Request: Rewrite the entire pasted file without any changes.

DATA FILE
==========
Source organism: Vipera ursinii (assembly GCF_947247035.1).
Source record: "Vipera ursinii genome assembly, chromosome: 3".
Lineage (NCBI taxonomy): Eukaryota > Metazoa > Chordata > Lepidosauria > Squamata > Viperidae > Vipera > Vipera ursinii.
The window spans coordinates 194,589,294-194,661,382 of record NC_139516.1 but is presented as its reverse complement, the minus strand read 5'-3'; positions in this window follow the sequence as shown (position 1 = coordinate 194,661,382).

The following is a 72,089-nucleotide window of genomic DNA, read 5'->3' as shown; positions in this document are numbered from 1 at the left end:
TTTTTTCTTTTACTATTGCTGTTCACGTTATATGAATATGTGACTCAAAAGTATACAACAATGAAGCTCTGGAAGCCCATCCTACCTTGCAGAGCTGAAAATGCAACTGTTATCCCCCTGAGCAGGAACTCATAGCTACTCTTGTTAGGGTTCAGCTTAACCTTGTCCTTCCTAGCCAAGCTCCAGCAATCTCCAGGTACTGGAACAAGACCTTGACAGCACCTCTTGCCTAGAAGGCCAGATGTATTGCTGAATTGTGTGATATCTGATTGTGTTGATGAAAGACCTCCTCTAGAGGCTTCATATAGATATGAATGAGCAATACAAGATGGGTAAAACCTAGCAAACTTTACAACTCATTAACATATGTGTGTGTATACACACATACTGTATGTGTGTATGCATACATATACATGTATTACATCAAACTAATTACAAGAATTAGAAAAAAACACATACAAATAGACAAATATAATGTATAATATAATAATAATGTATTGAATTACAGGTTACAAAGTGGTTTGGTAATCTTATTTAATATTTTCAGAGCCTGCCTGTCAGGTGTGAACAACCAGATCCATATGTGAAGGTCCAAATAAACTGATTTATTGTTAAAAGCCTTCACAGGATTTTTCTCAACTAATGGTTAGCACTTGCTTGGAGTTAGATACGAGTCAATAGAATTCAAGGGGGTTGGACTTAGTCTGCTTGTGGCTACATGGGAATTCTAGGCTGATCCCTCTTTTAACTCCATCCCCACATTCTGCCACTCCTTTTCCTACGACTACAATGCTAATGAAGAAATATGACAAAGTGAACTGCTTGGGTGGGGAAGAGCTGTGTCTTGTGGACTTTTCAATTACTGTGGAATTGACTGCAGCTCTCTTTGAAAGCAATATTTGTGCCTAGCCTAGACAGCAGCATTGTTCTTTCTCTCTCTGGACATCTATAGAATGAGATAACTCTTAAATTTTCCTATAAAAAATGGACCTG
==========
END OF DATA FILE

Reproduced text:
Source organism: Vipera ursinii (assembly GCF_947247035.1).
Source record: "Vipera ursinii genome assembly, chromosome: 3".
Lineage (NCBI taxonomy): Eukaryota > Metazoa > Chordata > Lepidosauria > Squamata > Viperidae > Vipera > Vipera ursinii.
The window spans coordinates 194,589,294-194,661,382 of record NC_139516.1 but is presented as its reverse complement, the minus strand read 5'-3'; positions in this window follow the sequence as shown (position 1 = coordinate 194,661,382).

The following is a 72,089-nucleotide window of genomic DNA, read 5'->3' as shown; positions in this document are numbered from 1 at the left end:
TTTTTTCTTTTACTATTGCTGTTCACGTTATATGAATATGTGACTCAAAAGTATACAACAATGAAGCTCTGGAAGCCCATCCTACCTTGCAGAGCTGAAAATGCAACTGTTATCCCCCTGAGCAGGAACTCATAGCTACTCTTGTTAGGGTTCAGCTTAACCTTGTCCTTCCTAGCCAAGCTCCAGCAATCTCCAGGTACTGGAACAAGACCTTGACAGCACCTCTTGCCTAGAAGGCCAGATGTATTGCTGAATTGTGTGATATCTGATTGTGTTGATGAAAGACCTCCTCTAGAGGCTTCATATAGATATGAATGAGCAATACAAGATGGGTAAAACCTAGCAAACTTTACAACTCATTAACATATGTGTGTGTATACACACATACTGTATGTGTGTATGCATACATATACATGTATTACATCAAACTAATTACAAGAATTAGAAAAAAACACATACAAATAGACAAATATAATGTATAATATAATAATAATGTATTGAATTACAGGTTACAAAGTGGTTTGGTAATCTTATTTAATATTTTCAGAGCCTGCCTGTCAGGTGTGAACAACCAGATCCATATGTGAAGGTCCAAATAAACTGATTTATTGTTAAAAGCCTTCACAGGATTTTTCTCAACTAATGGTTAGCACTTGCTTGGAGTTAGATACGAGTCAATAGAATTCAAGGGGGTTGGACTTAGTCTGCTTGTGGCTACATGGGAATTCTAGGCTGATCCCTCTTTTAACTCCATCCCCACATTCTGCCACTCCTTTTCCTACGACTACAATGCTAATGAAGAAATATGACAAAGTGAACTGCTTGGGTGGGGAAGAGCTGTGTCTTGTGGACTTTTCAATTACTGTGGAATTGACTGCAGCTCTCTTTGAAAGCAATATTTGTGCCTAGCCTAGACAGCAGCATTGTTCTTTCTCTCTCTGGACATCTATAGAATGAGATAACTCTTAAATTTTCCTATAAAAAATGGACCTG